In 2006, KT took me to see Aguntum, an ancient Roman town in Austria, for my birthday (among other treats).

2006 – my first visit to a Roman town. I was in Austria again to be with KT on my 25th birthday, and during this trip she took me to Aguntum in Tirol, AND treated me to a ride on the Riesenrad, my favorite ferris wheel, back in Vienna.

Back in college when Trin and I were roommates, we got into the habit of spending our birthdays together. Since 1999, I’ve spent almost every birthday either with her or with my other bf/college roomie KT, and the ones spent alone were definitely the lamest. I don’t care if we just sat around and ate vegan meatloaf, being with a best friend on your birthday is an automatic level-up to the birthday experience. If I can’t spend my birthday with either of them, I try to spend Trin’s birthday with her somehow. KT’s is a little hard to pull off, since she lives in Europe and travelling overseas in February isn’t exactly the smartest way to spend thousands of dollars. Maybe one day we’ll live closer.

In 2010, I took a few of my best friends to see the circus in Chicago.

2010 – My first visit to the “real” circus since kindergarten, on my 29th birthday.

To make things cooler, there’s also the whole deal about being in Austin for my birthday. I love that town, though I haven’t gotten to see half as much of it as I’d like. This time I’ll be attending a three-day yoga & music festival (I told you a tiny bit about this in an earlier post), and getting my inner yogi on! It’s going to be so much fun – the festival has tons of classes and workshops, musical performances, and even a little market. I signed up pretty early, so I had my choice of three classes a day in yoga, meditation or health, and I scored some really cool ones. One of them is aerial yoga, which I’ve been really interested in trying out. There’s a hula hooping class, and I’m even going to get to attend a kirtan, which my soul has been crying out for lately – they’re really hard to find around here, unfortunately. If you don’t know what kirtan is, and you 1) love yoga and 2) love to sing, drop everything you’re doing and find one. It’s a beautiful way to meditate while getting in touch with your breath and singing harmoniously with a roomful of people. It’s a lovely experience.

In 2011, The Man was away on assignment during my birthday, so he sent me flowers. (Shown here with a curious Munky.)

In 2011, The Man was away on assignment during my 30th birthday, so he sent me flowers. (Shown here with a curious Munky.)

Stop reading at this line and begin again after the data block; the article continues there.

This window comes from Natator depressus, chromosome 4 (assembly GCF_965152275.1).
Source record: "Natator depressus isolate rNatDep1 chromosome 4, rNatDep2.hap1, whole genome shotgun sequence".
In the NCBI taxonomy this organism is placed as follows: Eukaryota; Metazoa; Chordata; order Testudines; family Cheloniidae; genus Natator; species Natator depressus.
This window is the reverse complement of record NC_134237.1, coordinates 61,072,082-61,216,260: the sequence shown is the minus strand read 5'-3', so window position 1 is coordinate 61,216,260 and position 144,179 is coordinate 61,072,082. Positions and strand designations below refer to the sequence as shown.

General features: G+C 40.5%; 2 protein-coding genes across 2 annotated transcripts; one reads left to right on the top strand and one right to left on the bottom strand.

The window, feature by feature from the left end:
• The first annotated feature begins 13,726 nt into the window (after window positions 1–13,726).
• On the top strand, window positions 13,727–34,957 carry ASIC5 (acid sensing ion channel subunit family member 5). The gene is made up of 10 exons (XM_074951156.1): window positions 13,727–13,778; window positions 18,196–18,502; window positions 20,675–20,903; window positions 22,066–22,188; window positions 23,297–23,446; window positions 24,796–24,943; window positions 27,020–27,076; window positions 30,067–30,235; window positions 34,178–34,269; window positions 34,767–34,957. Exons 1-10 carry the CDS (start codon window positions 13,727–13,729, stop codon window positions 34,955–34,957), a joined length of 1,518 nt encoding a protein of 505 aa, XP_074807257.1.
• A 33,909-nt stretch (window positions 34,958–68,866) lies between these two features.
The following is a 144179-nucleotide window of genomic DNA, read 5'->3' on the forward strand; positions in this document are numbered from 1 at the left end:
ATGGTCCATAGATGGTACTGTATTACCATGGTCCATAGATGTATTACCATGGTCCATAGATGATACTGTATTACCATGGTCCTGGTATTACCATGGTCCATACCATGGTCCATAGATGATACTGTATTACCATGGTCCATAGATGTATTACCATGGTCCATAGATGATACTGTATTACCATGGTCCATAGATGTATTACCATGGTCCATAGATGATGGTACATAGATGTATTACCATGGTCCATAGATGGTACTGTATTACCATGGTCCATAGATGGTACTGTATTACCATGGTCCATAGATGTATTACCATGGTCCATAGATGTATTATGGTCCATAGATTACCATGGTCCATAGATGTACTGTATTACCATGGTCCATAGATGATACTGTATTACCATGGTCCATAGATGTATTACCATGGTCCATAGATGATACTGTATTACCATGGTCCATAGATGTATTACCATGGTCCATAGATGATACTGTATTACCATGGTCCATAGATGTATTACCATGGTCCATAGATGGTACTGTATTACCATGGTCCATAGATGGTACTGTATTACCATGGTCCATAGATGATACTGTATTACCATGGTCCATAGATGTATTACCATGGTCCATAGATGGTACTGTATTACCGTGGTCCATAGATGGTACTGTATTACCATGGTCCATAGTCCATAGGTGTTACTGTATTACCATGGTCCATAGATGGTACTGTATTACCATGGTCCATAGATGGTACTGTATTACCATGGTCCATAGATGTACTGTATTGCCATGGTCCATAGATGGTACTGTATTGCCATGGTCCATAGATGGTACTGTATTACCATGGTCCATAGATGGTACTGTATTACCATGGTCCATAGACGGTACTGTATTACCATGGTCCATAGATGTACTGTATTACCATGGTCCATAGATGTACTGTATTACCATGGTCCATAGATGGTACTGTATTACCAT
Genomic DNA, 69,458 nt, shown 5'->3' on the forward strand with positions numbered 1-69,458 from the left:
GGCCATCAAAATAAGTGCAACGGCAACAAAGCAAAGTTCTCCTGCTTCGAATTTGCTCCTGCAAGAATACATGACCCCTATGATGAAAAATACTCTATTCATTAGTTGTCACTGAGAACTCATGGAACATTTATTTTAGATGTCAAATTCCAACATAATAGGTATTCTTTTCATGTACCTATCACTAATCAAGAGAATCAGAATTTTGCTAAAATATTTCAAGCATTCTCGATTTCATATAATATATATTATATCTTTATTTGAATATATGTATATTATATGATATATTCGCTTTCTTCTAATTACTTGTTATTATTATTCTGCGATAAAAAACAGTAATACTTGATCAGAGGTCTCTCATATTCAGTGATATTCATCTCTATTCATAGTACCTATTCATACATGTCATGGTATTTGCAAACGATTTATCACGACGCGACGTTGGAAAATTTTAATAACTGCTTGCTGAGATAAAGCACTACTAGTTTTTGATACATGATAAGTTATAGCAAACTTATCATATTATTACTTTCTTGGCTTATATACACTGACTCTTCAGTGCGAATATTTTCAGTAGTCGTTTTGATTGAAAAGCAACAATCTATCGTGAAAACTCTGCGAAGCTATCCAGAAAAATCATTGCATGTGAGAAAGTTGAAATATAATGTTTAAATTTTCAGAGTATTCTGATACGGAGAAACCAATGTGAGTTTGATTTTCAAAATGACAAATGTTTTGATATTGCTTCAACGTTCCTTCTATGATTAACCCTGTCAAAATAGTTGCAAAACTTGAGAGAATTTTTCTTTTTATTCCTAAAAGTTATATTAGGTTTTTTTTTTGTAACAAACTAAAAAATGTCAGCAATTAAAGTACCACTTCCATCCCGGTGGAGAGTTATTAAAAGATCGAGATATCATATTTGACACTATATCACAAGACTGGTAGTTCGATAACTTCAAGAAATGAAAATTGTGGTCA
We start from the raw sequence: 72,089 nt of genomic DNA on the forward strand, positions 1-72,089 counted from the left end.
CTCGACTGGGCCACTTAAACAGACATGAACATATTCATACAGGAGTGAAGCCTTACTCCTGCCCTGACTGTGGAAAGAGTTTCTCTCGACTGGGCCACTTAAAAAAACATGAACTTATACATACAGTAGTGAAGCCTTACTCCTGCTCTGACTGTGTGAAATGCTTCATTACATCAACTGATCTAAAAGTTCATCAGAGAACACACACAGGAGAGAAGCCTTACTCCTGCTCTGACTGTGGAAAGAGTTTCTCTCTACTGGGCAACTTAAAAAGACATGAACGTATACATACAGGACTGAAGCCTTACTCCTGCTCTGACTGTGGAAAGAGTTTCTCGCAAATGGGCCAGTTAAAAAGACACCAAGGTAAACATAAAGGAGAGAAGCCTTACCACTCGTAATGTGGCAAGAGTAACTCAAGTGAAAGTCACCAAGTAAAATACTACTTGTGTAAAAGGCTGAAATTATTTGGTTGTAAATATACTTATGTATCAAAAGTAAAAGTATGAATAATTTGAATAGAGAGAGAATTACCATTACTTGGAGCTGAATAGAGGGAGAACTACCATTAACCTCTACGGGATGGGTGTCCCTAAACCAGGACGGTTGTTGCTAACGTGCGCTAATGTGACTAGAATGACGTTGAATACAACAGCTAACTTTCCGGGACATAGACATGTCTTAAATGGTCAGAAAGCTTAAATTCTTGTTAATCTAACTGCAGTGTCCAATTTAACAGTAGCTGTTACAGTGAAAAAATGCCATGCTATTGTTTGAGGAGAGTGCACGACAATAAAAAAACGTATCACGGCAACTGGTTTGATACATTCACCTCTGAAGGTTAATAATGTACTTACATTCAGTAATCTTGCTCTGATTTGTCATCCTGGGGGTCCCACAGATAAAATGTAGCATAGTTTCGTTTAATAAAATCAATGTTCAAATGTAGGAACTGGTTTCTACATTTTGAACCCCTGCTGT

So all of this sounds amazing, yes? But wait! You haven’t heard the best part! Even though I’m visiting Trin, and could probably stay with her, since I feel like this birthday is a bit of a big one I wanted to do something to make it really special. I decided maybe I’d get a hotel room, but then all the hotel rooms I checked out were just ugly and/or way too expensive. I wanted something beautiful and spa-like, but close to my friend’s house, and with some panache. On a whim I decided to check out the offerings at Air B&B, and by complete accident I found the coolest thing ever – my very own refurbished 1953 Airstream camper (also known as a caravan to those of you on the other side of the pond). How incredibly awesome is that?!?!

Not the trailer I'll be staying in, but the real thing looks a lot like this. Click through to check out this gorgeous 1954 Spartanette!

2013 – my first stay in a vintage camper! Not the trailer I’ll be staying in, but the real thing looks a lot like this. Click through to check out this gorgeous vacation caravan.

Another Year

I’m going to be 31 on Thursday.

It’s weird, because when I say “thirty one” I hear “old,” but I’m not old. Hell, I’m taking good enough care of myself that I don’t even have real wrinkles yet, other than my smile lines. I’ve been the same dress size since my freshman year of college, with slight gains and losses as the diets have flown by. My taste in clothing has clearly become more refined, though the other day I was listening to The Cranberries and thinking how I’d really like to have a pair of combat boots again sometime. I’m even POORER now than I’ve ever been – so how’s that for a kick in the face, Old Age?

But is staying somewhat similar the same thing as retaining one’s youth? In some ways, I’m Peter Pan-ing my way through life, I know. I mean, sure, my career ambitions have become defined and I’m finally where I want to be everyday. Otherwise, though…While my friends from high school all have two kids and mortgages now, I sometimes feel trapped just having two cats and a rental apartment. I’ve been dating the same guy for six years, with no intention of getting married any time soon, and definitely no wish to get bogged down by babies or, heaven forbid, a fixed address for more than a couple of years at a time.

The difference is that I’m letting myself age inside more than I wish to admit. I have been following only half of my heart for some time now, and I’m not exactly sure what to do to appease it. The REAL me, the inside me, is a nomad. She hates anchors, despises divulging her secrets, staying in one place too long. She longs to ride with the wind when the urge suits. She sails clipper ships and leads armies. She hunts down poachers in Africa, climbs treacherous mountain trails in China, seeks wisdom with yogis in India.

But me, I’m just 31, and I don’t know what I’ve been waiting for, really. Who will be looking back at me in the mirror when I turn 32?